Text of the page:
The beat-up 1989 Dodge van carries a sign with a question: "How has the recession affected you?" Along the side, a request: "Tell me your story."
Scrawled in marker across the orange paint are hard-luck tales: "My grandma lost her house and my dad is working less hours," signed Peoria, AZ. "I lost my job, my home, my car & was homeless for 6 months. This was the first time in 27 yrs I was out of work," signed Sue W.
The man behind the wheel is Aaron Heideman, 29, an artist from Grants Pass, Ore., who in the past year began sleeping in the van on a mattress he bought for a six-pack of beer and lost his job at a paint store. He hit the road July 1 with what he calls "The Man in a Van Project," angling for a $250,000 prize at an art fair.
"I just want to give people a voice," he said during a stop in Rhode Island, the 20th state he stopped in during what he calls a nationwide conceptual art piece. His media, as he describes it: a 50-yard roll of Tyvek, a Dodge van, and a homeless man (himself). His final destination is Grand Rapids, Mich., home of ArtPrize, where he plans to display his project in September and October.
Thousands have written messages
During Heideman's stops, he unscrolls several feet of the roll, lays it in front of the van with a couple of Sharpie markers, and encourages passers-by to pause for a minute and add their thoughts.
"I lost my job 10 month ago, and I'm still unemployed. I don't have family here and I need help," signed Denis Chavez.
"My parents are always fighting about money," wrote Melissa Curry, 17, of Johnston, R.I.
Heideman estimates that thousands of people have written messages on the banner and van.
"I like the fact that this is a way for regular folks to tell a story," said Aaron Phaneuf, 32, of Newport, R.I., a fundraiser at Brown University, after he wrote a note about the difficulties he's had raising money these days.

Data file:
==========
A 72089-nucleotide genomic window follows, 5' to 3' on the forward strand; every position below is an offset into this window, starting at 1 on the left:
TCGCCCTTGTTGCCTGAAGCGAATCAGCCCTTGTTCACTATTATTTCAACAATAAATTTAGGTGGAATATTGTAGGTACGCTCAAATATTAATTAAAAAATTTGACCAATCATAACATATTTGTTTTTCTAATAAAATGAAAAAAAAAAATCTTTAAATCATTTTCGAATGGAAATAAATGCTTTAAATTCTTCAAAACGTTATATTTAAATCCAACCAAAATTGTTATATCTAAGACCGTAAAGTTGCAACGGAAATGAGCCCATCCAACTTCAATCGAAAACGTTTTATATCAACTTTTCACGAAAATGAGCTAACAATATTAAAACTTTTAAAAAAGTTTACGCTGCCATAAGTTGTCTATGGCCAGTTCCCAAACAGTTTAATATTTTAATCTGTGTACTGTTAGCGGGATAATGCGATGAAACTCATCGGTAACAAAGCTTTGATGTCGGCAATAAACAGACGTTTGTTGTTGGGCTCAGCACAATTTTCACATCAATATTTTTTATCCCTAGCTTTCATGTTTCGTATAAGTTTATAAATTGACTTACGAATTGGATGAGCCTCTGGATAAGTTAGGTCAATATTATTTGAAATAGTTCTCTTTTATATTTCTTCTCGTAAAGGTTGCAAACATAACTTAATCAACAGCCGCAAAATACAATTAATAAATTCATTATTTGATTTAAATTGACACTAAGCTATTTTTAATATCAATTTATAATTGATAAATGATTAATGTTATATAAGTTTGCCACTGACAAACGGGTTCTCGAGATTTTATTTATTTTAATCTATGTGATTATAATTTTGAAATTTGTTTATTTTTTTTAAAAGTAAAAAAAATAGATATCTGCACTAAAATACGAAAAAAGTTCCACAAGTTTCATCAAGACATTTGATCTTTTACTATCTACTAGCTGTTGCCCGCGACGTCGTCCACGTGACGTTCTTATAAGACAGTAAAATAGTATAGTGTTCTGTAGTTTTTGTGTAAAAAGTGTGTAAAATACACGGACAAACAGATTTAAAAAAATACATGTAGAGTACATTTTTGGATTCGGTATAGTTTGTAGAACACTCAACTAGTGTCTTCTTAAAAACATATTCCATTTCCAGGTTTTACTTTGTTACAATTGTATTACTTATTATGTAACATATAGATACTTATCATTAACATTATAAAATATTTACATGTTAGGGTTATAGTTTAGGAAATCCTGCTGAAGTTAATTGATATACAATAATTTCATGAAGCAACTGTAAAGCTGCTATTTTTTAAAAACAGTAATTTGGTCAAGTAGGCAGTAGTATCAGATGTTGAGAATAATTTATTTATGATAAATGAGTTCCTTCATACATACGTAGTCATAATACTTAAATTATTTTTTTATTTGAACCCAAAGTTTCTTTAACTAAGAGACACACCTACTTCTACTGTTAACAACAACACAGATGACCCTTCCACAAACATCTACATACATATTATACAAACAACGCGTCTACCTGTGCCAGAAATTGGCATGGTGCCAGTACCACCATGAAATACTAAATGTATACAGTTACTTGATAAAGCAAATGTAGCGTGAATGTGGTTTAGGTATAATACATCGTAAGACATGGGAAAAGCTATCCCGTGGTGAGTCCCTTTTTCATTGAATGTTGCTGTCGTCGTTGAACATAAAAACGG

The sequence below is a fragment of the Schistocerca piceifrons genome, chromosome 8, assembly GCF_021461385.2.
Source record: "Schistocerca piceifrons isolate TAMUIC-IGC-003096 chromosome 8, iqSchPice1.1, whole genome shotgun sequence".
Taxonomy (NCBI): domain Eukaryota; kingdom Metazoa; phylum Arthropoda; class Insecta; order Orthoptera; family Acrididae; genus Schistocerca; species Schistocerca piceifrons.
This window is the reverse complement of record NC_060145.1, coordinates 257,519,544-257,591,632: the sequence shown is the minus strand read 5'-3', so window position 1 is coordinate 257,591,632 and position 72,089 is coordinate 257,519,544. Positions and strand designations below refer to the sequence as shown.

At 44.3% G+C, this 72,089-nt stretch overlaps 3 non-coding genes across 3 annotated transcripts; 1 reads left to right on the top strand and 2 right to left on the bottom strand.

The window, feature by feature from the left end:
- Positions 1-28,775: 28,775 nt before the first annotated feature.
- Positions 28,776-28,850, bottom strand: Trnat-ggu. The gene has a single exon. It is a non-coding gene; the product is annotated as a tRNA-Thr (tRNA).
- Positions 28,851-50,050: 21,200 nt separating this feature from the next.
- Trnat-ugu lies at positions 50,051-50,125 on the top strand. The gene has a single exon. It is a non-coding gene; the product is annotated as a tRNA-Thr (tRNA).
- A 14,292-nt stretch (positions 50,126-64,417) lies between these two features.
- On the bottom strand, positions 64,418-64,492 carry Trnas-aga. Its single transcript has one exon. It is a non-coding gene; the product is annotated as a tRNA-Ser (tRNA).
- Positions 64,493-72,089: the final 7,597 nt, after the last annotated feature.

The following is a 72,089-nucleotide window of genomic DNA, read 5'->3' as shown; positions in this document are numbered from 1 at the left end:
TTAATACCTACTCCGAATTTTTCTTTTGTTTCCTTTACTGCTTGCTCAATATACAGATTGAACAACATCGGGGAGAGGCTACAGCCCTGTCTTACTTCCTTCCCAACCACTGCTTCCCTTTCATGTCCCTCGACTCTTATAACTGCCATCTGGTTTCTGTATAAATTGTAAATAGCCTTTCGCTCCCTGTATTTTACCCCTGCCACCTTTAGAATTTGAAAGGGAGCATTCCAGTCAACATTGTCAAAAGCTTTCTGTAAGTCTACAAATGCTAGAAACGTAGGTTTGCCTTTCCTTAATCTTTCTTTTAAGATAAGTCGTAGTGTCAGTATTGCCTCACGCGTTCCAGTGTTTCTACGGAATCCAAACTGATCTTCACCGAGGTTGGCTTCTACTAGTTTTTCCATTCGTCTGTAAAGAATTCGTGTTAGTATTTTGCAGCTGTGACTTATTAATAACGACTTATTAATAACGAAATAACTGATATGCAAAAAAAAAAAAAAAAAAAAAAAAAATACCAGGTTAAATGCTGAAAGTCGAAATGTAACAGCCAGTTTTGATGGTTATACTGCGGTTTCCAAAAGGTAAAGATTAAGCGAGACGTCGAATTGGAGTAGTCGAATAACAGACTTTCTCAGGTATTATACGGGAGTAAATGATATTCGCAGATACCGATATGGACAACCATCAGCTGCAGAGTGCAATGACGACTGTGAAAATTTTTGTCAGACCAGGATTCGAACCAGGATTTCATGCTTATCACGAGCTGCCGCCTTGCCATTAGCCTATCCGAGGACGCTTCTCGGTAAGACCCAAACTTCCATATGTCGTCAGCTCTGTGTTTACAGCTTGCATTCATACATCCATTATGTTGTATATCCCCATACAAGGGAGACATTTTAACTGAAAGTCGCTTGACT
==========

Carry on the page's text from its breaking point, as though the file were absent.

Roger D'Ambra, 25, lost his job at a grocery store 5 1/2 months ago and has a 4-year-old daughter to support.
"I know 1,000 people out there hurting," he said after writing a message. "Maybe this will actually help."
Some messages are hopeful.
"All my college savings were in the stock market. But I'm not giving up. I've cut back on a lot of things I thought I could never live without and I'm a better person for it. DON'T GIVE UP AMERICA!" signed Melissa Charette, a student at Johnson and Wales University in Providence.
"Started my own business," reads another.
"I am a professional musician. People need and want my music more than ever," signed Michelangelo Carruba.
‘A lot of people are getting closer’
Heideman said one of the things that's struck him the most is the positive outcomes people get from their new circumstances.
"A lot of people are getting closer to their families, and they value community more than ever," he said. "People are learning what they need to do to turn their situation around. It seems that people are focusing less on money now."
Heideman tried to stop longer in states hit hardest by the recession: Rhode Island has the country's second-highest unemployment rate, at 12.7 percent, for example. But he says he found hard-luck stories even in states like Maryland and New Jersey that he had planned to skip.
Eating a lot of refried beans
Along the way, a belt on the van gave out, and a water pump. He's run out of gas on occasion. He's also run out of food, and money, and had to turn to donations from strangers to get by. He's been lucky enough to find people who have fixed his van for little or no money.
To save cash, Heideman eats a lot of refried beans, cold and straight from the can. He buys them with jalapenos because the beans taste hot that way.
Now, his alternator is on its last legs. But he's got about $500 in donations, made through his Web site, and thinks that should be enough to get him to Pittsburgh, where he plans to be on Monday and Tuesday, Indiana, Chicago and Michigan, where he plans to make several stops before ending in Grand Rapids by Sept. 15.
‘Memorial to the recession’
There, he plans to wrap his Tyvek banner around the Grand Rapids Community Foundation building and ask people to lay flowers next to it as a "memorial to the recession."
ArtPrize will be decided by voters who attend the event, which runs Sept. 23 through Oct. 10. Prizes range from $7,000 up to $250,000. More than 1,000 artists have entered, and Heideman knows his chances are slim.
If he does win, he plans to share his prize with some of the people who helped him along the way. In particular, he wants to help the Victory Assembly of God food bank in Brunswick, Ga., which supplied him with food and gas when he ran out of money after he had to stop at a hospital because of a severe sunburn.
If he doesn't win, that's OK too.
"It makes for an excellent resume," he said. "It makes for an interesting story."